- Reduce the heat under the veggies, and pour in roughly a third of the batter. Set the rest aside for now.
- Stirring continually, cook the veggie and batter mix for a few minutes until the filling is thick.
- Pour the rest of the batter into a saucepan over a medium low heat. Whisk occasionally to prevent any lumps forming. After a few minutes, the mixture will start to thicken - keep whisking until the whisk leaves thick trails on top. Remove from the heat, and set aside for a couple of minutes.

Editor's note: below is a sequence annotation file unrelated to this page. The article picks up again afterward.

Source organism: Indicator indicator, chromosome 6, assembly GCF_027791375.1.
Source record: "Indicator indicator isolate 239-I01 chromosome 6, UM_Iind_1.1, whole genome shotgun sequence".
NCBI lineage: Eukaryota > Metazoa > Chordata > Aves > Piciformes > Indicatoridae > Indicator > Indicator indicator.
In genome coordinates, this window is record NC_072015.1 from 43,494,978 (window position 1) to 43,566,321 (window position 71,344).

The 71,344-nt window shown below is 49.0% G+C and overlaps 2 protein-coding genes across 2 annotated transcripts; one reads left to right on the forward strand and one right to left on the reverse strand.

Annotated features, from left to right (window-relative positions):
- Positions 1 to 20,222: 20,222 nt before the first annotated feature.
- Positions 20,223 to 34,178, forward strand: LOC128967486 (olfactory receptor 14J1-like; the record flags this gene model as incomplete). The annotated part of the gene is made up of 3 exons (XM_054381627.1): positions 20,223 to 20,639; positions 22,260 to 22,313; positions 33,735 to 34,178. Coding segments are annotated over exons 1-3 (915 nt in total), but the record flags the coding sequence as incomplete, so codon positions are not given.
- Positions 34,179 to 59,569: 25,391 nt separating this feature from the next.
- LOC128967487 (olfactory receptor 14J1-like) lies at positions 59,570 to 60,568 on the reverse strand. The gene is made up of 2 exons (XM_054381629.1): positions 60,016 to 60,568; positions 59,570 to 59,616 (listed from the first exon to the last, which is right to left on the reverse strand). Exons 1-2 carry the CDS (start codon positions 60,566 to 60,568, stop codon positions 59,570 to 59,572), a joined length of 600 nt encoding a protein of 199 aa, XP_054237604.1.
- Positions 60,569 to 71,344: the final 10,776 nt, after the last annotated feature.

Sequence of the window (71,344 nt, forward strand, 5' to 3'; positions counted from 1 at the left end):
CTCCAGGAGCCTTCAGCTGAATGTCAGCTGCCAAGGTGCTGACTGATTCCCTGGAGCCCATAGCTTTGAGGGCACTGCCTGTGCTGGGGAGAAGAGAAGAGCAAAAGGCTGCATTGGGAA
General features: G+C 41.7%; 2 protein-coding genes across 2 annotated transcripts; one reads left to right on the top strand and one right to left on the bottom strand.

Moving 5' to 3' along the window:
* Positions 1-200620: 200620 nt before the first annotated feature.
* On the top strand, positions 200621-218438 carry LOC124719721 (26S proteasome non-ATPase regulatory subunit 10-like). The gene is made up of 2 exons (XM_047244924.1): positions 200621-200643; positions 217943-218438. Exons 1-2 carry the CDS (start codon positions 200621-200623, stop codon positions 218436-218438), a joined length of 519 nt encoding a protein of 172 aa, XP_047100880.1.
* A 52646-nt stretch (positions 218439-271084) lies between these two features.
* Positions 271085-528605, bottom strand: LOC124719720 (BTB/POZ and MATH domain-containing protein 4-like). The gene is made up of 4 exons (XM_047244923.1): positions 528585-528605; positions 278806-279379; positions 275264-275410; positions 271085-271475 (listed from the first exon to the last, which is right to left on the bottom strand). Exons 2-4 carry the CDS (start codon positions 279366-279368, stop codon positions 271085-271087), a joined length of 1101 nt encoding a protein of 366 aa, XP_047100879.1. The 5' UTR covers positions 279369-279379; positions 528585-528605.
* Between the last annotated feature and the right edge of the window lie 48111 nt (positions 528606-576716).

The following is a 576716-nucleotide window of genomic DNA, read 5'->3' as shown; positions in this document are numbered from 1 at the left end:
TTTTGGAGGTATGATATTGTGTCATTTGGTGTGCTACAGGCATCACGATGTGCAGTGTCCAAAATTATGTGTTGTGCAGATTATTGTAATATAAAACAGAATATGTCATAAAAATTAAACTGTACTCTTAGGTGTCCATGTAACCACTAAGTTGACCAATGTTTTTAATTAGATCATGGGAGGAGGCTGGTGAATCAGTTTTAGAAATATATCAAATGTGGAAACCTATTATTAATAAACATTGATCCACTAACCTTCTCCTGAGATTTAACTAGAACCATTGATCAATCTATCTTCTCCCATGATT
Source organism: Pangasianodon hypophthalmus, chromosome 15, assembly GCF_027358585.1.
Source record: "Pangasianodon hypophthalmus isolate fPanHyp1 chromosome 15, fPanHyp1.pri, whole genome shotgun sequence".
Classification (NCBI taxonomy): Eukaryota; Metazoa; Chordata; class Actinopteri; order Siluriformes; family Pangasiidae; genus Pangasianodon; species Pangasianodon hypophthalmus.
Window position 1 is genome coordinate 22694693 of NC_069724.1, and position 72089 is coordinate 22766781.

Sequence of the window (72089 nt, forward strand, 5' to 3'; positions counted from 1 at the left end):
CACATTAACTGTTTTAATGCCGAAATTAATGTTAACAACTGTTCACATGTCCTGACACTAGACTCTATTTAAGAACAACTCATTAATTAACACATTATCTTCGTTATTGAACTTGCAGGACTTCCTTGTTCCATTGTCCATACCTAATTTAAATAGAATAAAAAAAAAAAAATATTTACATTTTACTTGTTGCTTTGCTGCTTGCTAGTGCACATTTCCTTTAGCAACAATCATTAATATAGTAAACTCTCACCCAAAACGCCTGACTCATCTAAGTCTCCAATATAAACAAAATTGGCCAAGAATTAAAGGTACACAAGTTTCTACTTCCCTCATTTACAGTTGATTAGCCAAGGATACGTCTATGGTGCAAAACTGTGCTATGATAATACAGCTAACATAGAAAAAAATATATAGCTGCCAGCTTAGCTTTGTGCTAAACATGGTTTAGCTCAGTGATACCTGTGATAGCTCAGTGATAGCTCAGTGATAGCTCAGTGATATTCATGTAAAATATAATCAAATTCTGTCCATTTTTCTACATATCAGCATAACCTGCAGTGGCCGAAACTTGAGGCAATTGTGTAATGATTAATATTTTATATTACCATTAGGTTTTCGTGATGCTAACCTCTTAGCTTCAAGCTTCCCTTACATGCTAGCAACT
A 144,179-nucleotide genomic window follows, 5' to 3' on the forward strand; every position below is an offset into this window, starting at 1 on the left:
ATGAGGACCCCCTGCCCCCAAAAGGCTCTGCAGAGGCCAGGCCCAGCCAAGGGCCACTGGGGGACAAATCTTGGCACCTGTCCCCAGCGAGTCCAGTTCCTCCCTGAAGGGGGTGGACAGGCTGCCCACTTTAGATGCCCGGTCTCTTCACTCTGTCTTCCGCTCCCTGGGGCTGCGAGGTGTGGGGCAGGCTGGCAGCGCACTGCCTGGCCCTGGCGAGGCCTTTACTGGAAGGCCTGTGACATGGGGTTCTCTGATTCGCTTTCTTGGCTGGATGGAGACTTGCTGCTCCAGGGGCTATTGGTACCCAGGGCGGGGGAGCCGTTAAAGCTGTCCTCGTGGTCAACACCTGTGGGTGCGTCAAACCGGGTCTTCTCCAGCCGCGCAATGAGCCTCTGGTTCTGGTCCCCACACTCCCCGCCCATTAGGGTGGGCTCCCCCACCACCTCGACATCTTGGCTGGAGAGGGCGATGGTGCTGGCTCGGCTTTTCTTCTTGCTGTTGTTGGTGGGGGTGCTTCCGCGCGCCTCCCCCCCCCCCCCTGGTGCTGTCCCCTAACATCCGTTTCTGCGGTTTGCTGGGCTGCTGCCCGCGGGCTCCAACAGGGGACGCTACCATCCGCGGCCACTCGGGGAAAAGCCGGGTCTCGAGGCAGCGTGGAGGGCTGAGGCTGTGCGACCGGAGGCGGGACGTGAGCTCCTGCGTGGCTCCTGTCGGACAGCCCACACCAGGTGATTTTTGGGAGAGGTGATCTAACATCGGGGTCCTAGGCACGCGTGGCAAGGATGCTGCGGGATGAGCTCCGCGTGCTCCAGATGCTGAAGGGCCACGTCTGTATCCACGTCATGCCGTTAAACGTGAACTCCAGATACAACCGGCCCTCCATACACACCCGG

Put the quiche together
- Tip the filling into the pastry case, and smooth so it's level.
- Pour the rest of the batter over the top, again, smoothing to create a level surface. Decorate with the slices of fried mushrooms and the steamed baby leeks.
- Sprinkle the olive oil over the top, then bake on the same shelf as before for 25 mins, until the top has started to turn golden.
- Store wrapped or in an airtight container in the fridge for up to 5 days. Freeze for up to 3 months.
- 1 cup = US cup = 240 ml
- 1 tablespoon = US/UK = 15 ml
- 1 fl oz = US = 30 ml